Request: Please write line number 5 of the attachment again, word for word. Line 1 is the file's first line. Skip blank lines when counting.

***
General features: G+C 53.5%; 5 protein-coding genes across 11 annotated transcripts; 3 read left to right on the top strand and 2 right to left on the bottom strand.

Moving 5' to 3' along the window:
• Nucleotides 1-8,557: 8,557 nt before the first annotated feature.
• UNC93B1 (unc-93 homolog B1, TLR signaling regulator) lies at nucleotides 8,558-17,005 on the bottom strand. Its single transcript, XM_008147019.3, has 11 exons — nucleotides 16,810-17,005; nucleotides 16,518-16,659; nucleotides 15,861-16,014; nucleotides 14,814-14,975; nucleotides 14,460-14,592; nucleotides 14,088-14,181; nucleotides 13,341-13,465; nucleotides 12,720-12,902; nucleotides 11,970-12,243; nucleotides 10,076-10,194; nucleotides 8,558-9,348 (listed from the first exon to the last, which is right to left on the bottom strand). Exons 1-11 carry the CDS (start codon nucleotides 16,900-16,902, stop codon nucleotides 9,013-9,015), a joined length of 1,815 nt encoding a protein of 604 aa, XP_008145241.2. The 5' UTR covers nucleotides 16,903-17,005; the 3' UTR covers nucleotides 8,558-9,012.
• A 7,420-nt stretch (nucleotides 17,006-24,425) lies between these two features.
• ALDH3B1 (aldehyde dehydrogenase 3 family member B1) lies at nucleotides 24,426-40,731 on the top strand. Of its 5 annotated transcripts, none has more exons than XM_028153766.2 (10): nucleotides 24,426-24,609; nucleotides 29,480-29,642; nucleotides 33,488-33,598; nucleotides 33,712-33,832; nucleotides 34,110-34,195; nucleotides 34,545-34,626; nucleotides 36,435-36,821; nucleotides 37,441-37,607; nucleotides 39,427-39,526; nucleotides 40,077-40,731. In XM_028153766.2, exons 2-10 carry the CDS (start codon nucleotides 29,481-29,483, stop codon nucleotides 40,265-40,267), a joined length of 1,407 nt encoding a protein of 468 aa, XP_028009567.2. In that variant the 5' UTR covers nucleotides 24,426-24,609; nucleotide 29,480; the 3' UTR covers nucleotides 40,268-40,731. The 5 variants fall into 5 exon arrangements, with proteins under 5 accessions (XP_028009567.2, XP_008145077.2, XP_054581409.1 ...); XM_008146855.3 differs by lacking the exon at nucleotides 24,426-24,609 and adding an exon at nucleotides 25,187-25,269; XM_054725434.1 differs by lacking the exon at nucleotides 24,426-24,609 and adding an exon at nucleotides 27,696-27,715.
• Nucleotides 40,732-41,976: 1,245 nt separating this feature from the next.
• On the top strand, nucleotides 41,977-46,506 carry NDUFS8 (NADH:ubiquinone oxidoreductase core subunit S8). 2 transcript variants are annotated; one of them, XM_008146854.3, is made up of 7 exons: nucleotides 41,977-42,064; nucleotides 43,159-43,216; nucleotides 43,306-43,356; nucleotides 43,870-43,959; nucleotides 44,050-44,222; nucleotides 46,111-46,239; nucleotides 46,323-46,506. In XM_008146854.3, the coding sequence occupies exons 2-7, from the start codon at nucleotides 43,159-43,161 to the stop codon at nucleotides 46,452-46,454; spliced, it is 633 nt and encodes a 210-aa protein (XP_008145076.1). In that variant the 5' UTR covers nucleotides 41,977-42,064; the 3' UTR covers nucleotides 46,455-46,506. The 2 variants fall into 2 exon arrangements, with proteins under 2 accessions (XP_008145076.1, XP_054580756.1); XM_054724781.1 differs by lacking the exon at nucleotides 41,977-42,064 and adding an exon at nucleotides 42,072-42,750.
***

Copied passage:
• A 7,420-nt stretch (nucleotides 17,006-24,425) lies between these two features.